Traditionally January is the most depressing month. Christmas is done with and the weather's still crap but without the twinkly lights and the presents (unless you've got a birthday in January like some I know - bad timing, people!), you may be feeling a bit more podgy than you did a month before and you've already broken your new year's resolution not to eat so much cake. In years gone by I've felt the same, that festive lethargy still in your mindset but that little bit more gloomy as the first of the train delays leave you freezing on the station platform at 7am. But this year I have a gift: that being Jeremy Corbyn and the current state of the Labour Party.
True, it's terrible for democracy, an Opposition ripping itself apart, navel-gazing while the Government can relax at being pretty much unopposed for the foreseeable future. But, for me and my writing, Corbyn's time - however long or short - at Labour's helm are more literary ideas and inspiration in the bank for book three of my trilogy.
When I published my second book in 2014, Power Play, I knew it was a ridiculous notion. A radical leader with dangerous views taking over a political party, alienating the moderates (i.e. those with a more pragmatic approach to philosophy and policy), sending most of them to the back benches where they plot to overthrow said leader before he rips their beloved party apart. They are terrified of de-selection (the leadership throwing them out of their seat by the next General Election), hiding in the shadows, talking of splitting from the leader and his fundamental beliefs. The only difference being (apart from being Right rather than Left, although the two are one of the same in extremes) is that my fictional leader, Colin Scott, along with his 'henchmen' (and women), has an iron grip on his party and nobody would dare speak out against him in public. He has a real thirst for power, whereas it's quite clear Corbyn does not.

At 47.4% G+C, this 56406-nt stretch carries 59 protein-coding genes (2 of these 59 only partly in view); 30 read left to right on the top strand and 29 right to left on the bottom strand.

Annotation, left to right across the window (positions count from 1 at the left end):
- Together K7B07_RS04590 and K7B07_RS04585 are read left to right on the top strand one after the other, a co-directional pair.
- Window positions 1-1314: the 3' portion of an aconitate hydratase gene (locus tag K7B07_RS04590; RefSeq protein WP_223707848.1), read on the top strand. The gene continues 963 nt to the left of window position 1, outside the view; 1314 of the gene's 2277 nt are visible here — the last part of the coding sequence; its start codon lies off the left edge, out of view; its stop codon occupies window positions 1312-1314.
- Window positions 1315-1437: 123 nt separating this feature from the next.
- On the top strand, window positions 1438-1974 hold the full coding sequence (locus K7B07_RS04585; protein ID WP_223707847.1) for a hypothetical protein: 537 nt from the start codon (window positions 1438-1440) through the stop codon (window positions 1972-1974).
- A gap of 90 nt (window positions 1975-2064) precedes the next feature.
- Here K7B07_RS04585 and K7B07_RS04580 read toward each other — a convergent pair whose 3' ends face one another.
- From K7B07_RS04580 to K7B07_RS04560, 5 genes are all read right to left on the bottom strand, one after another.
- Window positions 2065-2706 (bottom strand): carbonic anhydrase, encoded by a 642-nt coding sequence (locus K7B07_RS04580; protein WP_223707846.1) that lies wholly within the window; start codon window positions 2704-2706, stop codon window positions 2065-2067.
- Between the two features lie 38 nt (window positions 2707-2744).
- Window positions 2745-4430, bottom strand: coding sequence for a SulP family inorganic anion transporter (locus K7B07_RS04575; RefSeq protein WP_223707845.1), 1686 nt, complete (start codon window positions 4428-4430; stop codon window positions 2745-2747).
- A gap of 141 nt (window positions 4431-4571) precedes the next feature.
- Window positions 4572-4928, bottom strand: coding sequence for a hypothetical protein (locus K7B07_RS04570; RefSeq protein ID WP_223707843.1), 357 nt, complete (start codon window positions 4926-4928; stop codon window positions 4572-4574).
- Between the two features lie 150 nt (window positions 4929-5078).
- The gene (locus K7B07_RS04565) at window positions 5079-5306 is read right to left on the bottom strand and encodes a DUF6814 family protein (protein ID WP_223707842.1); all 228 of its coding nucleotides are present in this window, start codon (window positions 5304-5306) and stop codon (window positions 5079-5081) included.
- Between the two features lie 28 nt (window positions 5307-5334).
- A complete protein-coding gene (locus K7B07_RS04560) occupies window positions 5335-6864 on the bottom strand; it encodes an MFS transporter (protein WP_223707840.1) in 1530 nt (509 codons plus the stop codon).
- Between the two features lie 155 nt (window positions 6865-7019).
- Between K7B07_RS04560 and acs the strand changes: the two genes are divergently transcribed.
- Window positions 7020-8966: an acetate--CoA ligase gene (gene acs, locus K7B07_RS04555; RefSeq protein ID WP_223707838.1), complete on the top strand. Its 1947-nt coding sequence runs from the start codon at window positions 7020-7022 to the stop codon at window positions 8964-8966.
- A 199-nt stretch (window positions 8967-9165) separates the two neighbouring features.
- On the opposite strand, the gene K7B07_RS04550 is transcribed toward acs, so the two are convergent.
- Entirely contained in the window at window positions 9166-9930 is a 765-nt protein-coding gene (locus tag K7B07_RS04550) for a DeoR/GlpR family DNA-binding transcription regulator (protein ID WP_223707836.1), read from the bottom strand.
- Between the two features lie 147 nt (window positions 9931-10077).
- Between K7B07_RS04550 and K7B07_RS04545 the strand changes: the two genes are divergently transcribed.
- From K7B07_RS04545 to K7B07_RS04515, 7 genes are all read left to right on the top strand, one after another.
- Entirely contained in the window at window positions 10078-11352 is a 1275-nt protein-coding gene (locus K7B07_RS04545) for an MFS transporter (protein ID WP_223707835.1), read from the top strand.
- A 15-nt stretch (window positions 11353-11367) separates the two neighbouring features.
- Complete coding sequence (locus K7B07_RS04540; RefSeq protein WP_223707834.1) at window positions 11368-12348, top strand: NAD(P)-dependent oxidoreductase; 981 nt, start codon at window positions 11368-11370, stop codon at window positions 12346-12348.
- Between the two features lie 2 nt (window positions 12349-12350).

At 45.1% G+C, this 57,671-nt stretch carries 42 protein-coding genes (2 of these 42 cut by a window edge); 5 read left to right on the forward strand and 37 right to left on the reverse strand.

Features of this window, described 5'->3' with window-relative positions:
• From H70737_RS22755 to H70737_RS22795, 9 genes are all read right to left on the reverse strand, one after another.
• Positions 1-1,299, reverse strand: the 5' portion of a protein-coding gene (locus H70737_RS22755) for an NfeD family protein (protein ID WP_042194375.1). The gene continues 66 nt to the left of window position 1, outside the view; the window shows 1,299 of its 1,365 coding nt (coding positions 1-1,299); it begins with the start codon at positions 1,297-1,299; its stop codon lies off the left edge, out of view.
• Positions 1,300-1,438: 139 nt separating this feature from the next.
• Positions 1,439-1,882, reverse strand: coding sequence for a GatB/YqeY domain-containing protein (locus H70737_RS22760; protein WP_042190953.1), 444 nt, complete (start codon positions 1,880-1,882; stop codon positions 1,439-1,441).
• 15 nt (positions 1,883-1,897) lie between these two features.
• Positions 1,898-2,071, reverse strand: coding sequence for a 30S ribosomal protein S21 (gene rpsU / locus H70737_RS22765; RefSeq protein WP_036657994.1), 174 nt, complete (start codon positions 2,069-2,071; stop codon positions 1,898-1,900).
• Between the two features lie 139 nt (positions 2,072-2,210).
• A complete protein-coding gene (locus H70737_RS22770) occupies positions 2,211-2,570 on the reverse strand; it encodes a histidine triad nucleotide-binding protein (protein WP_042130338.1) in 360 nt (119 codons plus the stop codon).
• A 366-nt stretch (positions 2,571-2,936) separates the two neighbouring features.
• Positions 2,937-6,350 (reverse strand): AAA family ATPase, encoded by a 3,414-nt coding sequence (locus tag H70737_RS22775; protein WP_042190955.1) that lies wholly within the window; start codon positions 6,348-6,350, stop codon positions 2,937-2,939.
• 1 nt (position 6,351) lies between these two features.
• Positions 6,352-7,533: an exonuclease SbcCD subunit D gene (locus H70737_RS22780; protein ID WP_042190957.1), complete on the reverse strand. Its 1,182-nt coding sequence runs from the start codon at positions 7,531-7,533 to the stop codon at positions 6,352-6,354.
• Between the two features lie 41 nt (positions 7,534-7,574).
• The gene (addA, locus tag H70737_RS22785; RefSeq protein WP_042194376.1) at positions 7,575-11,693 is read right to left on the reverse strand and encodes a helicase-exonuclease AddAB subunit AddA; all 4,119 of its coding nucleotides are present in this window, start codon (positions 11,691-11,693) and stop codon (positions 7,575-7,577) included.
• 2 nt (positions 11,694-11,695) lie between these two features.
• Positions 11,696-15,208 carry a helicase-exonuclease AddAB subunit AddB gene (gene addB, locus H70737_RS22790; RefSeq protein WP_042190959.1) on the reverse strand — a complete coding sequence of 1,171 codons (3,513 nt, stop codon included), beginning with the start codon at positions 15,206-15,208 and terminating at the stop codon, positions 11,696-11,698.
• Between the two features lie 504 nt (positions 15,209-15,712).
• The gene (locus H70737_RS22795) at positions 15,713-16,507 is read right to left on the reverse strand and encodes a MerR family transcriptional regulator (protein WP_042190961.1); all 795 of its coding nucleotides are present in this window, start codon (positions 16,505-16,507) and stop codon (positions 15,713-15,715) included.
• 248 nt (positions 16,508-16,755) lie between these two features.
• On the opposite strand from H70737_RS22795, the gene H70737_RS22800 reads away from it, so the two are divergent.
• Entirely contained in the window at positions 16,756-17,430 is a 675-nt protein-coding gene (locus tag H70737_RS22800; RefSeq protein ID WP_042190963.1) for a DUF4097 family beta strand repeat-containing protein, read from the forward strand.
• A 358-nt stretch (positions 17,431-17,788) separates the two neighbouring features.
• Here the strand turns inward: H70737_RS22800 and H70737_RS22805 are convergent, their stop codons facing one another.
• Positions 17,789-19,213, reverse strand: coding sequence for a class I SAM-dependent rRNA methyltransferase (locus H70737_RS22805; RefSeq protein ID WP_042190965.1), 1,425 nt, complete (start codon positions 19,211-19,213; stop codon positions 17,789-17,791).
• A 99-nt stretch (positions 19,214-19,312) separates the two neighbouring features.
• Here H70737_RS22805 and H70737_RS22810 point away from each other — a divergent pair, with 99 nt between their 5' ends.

Nevertheless, when Corbyn was elected last year, I thought Arghhh! I'll need a disclaimer! but then, while the botched reshuffle went on (and on) this week and I tweeted about my own 'revenge reshuffle' in Power Play (perhaps Corbyn should give it a read and see how it should really be done), I thought: this is amazing. Along with the fall of UKIP and the disappearance of the BNP (also in Power Play) I've predicted the beginning of the end for the partisan system in the UK. Well, not quite...but if I don't laugh about the similarities I would probably cry. Then laugh again.
So, while I'm now making more progress with End Game, the final book, the pressure's on to get ahead of the game (no pun intended) throughout 2016 and write things before they happen in real life. Sure, as Jeffrey Archer once said, truth can be stranger than fiction, but what if it's the same? It's a conundrum I'll have fun with and despair over during the coming months. And I can't wait.